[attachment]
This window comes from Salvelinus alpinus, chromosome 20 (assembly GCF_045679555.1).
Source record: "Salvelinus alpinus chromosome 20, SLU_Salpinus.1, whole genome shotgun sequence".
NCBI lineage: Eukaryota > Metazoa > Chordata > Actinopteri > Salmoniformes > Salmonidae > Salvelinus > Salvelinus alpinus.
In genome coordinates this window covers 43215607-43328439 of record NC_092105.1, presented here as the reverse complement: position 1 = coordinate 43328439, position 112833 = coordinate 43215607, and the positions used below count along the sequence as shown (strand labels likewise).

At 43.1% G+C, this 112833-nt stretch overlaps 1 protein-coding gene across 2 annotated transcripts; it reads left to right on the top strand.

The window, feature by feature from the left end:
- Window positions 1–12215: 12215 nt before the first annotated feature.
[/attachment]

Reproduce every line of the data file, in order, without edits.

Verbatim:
This window comes from Salvelinus alpinus, chromosome 20 (assembly GCF_045679555.1).
Source record: "Salvelinus alpinus chromosome 20, SLU_Salpinus.1, whole genome shotgun sequence".
NCBI lineage: Eukaryota > Metazoa > Chordata > Actinopteri > Salmoniformes > Salmonidae > Salvelinus > Salvelinus alpinus.
In genome coordinates this window covers 43215607-43328439 of record NC_092105.1, presented here as the reverse complement: position 1 = coordinate 43328439, position 112833 = coordinate 43215607, and the positions used below count along the sequence as shown (strand labels likewise).

At 43.1% G+C, this 112833-nt stretch overlaps 1 protein-coding gene across 2 annotated transcripts; it reads left to right on the top strand.

The window, feature by feature from the left end:
- Window positions 1–12215: 12215 nt before the first annotated feature.